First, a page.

*Shortlisted in the Sony Young Movellist Competition 2014 One year ago, Violet’s boyfriend disappeared before her eyes. One year later, her parents have finally given up on therapists and have sent her away to a boarding school. And during a time when Violet can’t believe her parents would abandon her, she meets three people, each with a secret that will change her world forever. Maisy is her roommate, exciting and energetic. Sunny is charming, attractive and intense. Gabrielle is Sunny’s best friend and buying Violet as much time as she can…before she dies. They are all pixies and have something to tell Violet, whether or not she chooses to believe it. In a world full of wings, glowing hair and prophesies, Violet discovers her true identity, her true bloodline and her true love.


2. Chapter Two

To say that my introduction with my roommate went well…would be an understatement, the understatement of the year. For the remainder of the day, she kept her distance and barely looked at me, not that I was asking for another pair of eyes to pry. At dinner, which I conveniently avoided for the sake of my own dignity, the distance from her was pleasant. I didn’t notice her come back late, but noticing Maisy absent from her bed at two in the morning was hard to miss. I searched the room but she wasn’t in sight and the door wasn’t closed properly. A line of light shone through the old room and stung my eyes. That light was not from a bulb.

Nevertheless, I assured myself I was still dreaming and dove under the cover with my iPod playing relaxing music. I fell back into a dreamless sleep about my old school and old friends where I could relax and be happy for a short while. Too soon was I brought back into sad reality.


‘Violet! Violet, wake up! Violet!’ Maisy shook the blanket surrounding me and pulled at my hair. I slapped her hand away and she shrieked in pain. ‘I let you sleep in but then you didn’t wake up and a teacher is coming to get you!’

‘What? I’m just a deep sleeper,’ I groaned, rubbing my eyes to remove crusty elsewhere, and shrugged on a sweater folded at the foot of my bed.

‘Hurry up and get changed because otherwise I’ll get in trouble.’

‘And we wouldn’t want that would we?’ I said under my breath as I crawled off the bed.


     Knock. Knock. Knock.


Maisy urged me to answer the door, overly exaggerating a nod in its direction, and in return I threw her a blank look that made her frown. I was glad I had discovered the grungy side of my perfect roommate, glad I had burst her bubbles. She backed away, stopping when she hit the dormitory wall with a thud, and wrinkled her nose is disgust.

‘Hello?’ I asked, acting surprised, when I opened up the door. I leant up against the door frame, tying the bottom of my plait with a black tie.

‘Oh, you are up then. Sorry to interrupt, but is Maisy in there?’ The woman made an effort to step around me and I shifted to the opposite side of the doorway to block her. She then tried the other side and I shifted once more, mirroring her every move with a smirk on my face. My narrowed eyes and sneer practically dared her to barge on in past me. Deciding to lean my whole body against the frame, I stretched my feet to the other side so I was in a diagonal position blocking the entrance to our room.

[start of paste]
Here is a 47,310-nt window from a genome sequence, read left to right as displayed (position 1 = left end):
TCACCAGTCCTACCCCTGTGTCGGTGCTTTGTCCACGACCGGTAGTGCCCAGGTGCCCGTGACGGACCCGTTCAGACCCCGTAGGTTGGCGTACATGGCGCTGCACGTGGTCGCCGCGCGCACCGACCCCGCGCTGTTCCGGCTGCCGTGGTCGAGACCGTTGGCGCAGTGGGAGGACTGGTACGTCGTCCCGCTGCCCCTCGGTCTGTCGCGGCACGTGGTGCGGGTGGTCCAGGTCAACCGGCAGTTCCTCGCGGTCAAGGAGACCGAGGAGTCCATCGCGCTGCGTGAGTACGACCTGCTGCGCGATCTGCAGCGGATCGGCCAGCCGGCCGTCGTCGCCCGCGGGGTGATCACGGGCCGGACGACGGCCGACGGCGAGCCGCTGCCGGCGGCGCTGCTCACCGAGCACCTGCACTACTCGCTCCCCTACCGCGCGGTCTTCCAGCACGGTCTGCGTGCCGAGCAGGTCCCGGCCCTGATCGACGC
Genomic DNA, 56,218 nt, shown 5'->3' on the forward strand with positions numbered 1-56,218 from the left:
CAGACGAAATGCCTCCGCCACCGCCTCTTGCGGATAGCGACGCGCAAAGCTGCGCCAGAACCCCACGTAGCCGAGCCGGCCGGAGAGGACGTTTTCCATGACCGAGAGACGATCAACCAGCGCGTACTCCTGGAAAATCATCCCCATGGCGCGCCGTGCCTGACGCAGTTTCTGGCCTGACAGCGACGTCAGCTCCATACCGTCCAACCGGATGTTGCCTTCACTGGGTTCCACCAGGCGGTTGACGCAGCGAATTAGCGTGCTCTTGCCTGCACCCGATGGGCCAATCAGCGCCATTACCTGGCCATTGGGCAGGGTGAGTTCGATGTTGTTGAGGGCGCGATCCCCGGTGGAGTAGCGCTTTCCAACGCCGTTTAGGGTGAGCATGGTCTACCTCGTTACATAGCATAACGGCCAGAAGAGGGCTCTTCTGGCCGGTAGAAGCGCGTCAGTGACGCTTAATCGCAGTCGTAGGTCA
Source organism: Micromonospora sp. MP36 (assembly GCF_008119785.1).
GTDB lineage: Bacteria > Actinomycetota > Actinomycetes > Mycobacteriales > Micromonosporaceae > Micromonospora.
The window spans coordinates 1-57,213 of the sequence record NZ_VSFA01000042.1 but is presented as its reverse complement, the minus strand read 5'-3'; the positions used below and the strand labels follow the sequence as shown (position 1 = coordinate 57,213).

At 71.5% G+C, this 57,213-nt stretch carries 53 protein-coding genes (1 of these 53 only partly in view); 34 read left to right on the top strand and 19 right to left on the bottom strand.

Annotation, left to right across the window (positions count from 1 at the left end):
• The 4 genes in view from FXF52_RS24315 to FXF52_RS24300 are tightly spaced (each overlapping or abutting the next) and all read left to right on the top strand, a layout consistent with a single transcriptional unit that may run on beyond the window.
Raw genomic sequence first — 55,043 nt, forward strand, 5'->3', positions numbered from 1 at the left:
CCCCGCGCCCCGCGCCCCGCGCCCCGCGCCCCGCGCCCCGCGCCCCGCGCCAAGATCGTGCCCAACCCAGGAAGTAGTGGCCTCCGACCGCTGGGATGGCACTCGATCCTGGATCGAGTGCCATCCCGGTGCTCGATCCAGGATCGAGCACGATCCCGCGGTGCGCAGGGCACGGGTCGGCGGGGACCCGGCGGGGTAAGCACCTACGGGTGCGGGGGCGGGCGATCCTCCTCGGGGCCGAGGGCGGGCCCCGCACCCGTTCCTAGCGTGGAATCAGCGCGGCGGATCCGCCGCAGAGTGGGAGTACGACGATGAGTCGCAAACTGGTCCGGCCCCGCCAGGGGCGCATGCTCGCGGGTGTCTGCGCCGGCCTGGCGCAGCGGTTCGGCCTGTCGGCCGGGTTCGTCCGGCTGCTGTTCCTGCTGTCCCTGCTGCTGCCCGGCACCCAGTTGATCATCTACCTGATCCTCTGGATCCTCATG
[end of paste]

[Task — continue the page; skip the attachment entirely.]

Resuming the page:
The tall female coughed and placed her hand on my shoulder. Her eyebrow cocked upwards and I sighed, trying to think of something smart to say. Instead, before I could stop the words from coming out, I came up with, ‘Miss, Maisy has no clothes on.’ And with that, the woman gave a swift nod and darted down the hall.


Breakfast. Ugh.

     People stared as Maisy and I walked into the cafeteria together, me walking slightly behind, allowing her to lead and attract all the attention I expected her to get. Boys’ heads turned and occasionally food fell from their mouths in shock or forks clattered to the ground or table tops. Girls’ heads sulked and each with a boyfriend tried to attract their attention back. But nothing helped the helpless. Apparently, my roommate was famous for her beauty.

Maisy carried with her a sense of liveliness and security, while to everyone outside she was kind, loving and with a hint of magic. I didn’t mention my discovery - which I was still sure was a dream - to Maisy, as she’d think I was mental, assuming she had snuck out during the night. Still, it scared me to imagine if she’d really snuck out to do who knew what. What was I supposed to think she was doing out of bed in the middle of the night? But maybe I was seeing this in the completely wrong way. What if she had been sleepwalking or sitting outside because she felt sick? I hadn’t ventured out to investigate and had left her to her business, so I bit my tongue and told myself she was probably as normal as me. There was still that strange light through the door, that eerie glow…

My roommate led me to the meal counter, a row of boxes with cereal and hot eggs and sausages. My mouth watered when my eyes met the side of a golden brown croissant and I snatched it up and onto my plate before any one could steal it from me.


‘Everyone, this is Violet and she is my new roommate.’ I felt my cheeks flood. Could Maisy introduce me any louder? While she was at it, how about not introducing me at all? I bowed my head and refused to look at anyone.